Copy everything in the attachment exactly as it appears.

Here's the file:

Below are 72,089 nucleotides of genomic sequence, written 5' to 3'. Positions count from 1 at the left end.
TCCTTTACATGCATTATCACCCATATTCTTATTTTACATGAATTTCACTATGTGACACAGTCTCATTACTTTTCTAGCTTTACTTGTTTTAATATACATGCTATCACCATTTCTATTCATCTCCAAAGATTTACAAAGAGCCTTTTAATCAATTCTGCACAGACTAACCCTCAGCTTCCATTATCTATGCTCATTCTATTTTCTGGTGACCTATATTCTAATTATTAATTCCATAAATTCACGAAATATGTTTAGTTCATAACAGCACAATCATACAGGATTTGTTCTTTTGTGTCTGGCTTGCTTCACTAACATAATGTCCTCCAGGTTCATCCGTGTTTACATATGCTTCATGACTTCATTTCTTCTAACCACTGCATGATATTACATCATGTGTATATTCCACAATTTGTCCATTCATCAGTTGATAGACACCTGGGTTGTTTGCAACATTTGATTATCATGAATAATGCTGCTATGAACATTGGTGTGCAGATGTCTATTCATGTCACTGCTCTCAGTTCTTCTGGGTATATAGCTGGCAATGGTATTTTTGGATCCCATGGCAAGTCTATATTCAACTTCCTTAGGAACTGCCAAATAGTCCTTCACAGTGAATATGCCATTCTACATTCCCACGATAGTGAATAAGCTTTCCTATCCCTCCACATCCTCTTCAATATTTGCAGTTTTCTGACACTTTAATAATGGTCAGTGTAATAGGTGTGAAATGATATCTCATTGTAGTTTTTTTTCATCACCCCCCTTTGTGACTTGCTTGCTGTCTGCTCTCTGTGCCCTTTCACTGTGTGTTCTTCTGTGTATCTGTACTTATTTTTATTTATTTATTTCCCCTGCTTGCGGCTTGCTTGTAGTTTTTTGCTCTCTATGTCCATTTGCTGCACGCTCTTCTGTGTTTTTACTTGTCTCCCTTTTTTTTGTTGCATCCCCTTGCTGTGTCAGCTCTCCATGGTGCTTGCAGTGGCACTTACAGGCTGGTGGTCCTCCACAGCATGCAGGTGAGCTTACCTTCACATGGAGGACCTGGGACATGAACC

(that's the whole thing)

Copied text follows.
Below are 72,089 nucleotides of genomic sequence, written 5' to 3'. Positions count from 1 at the left end.
TCCTTTACATGCATTATCACCCATATTCTTATTTTACATGAATTTCACTATGTGACACAGTCTCATTACTTTTCTAGCTTTACTTGTTTTAATATACATGCTATCACCATTTCTATTCATCTCCAAAGATTTACAAAGAGCCTTTTAATCAATTCTGCACAGACTAACCCTCAGCTTCCATTATCTATGCTCATTCTATTTTCTGGTGACCTATATTCTAATTATTAATTCCATAAATTCACGAAATATGTTTAGTTCATAACAGCACAATCATACAGGATTTGTTCTTTTGTGTCTGGCTTGCTTCACTAACATAATGTCCTCCAGGTTCATCCGTGTTTACATATGCTTCATGACTTCATTTCTTCTAACCACTGCATGATATTACATCATGTGTATATTCCACAATTTGTCCATTCATCAGTTGATAGACACCTGGGTTGTTTGCAACATTTGATTATCATGAATAATGCTGCTATGAACATTGGTGTGCAGATGTCTATTCATGTCACTGCTCTCAGTTCTTCTGGGTATATAGCTGGCAATGGTATTTTTGGATCCCATGGCAAGTCTATATTCAACTTCCTTAGGAACTGCCAAATAGTCCTTCACAGTGAATATGCCATTCTACATTCCCACGATAGTGAATAAGCTTTCCTATCCCTCCACATCCTCTTCAATATTTGCAGTTTTCTGACACTTTAATAATGGTCAGTGTAATAGGTGTGAAATGATATCTCATTGTAGTTTTTTTTCATCACCCCCCTTTGTGACTTGCTTGCTGTCTGCTCTCTGTGCCCTTTCACTGTGTGTTCTTCTGTGTATCTGTACTTATTTTTATTTATTTATTTCCCCTGCTTGCGGCTTGCTTGTAGTTTTTTGCTCTCTATGTCCATTTGCTGCACGCTCTTCTGTGTTTTTACTTGTCTCCCTTTTTTTTGTTGCATCCCCTTGCTGTGTCAGCTCTCCATGGTGCTTGCAGTGGCACTTACAGGCTGGTGGTCCTCCACAGCATGCAGGTGAGCTTACCTTCACATGGAGGACCTGGGACATGAACC